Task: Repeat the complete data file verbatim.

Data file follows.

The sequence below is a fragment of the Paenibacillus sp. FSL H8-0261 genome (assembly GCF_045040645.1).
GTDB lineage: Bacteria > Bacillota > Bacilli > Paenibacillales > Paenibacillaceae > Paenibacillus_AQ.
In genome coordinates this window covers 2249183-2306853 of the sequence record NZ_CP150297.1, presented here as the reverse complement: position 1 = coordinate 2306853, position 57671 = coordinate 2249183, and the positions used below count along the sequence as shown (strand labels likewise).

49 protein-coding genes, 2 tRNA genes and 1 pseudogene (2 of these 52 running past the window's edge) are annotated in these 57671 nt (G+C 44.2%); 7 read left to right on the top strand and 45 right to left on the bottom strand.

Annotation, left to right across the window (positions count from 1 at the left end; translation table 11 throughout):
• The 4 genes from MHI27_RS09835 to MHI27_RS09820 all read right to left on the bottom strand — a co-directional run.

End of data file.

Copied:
The sequence below is a fragment of the Paenibacillus sp. FSL H8-0261 genome (assembly GCF_045040645.1).
GTDB lineage: Bacteria > Bacillota > Bacilli > Paenibacillales > Paenibacillaceae > Paenibacillus_AQ.
In genome coordinates this window covers 2249183-2306853 of the sequence record NZ_CP150297.1, presented here as the reverse complement: position 1 = coordinate 2306853, position 57671 = coordinate 2249183, and the positions used below count along the sequence as shown (strand labels likewise).

49 protein-coding genes, 2 tRNA genes and 1 pseudogene (2 of these 52 running past the window's edge) are annotated in these 57671 nt (G+C 44.2%); 7 read left to right on the top strand and 45 right to left on the bottom strand.

Annotation, left to right across the window (positions count from 1 at the left end; translation table 11 throughout):
• The 4 genes from MHI27_RS09835 to MHI27_RS09820 all read right to left on the bottom strand — a co-directional run.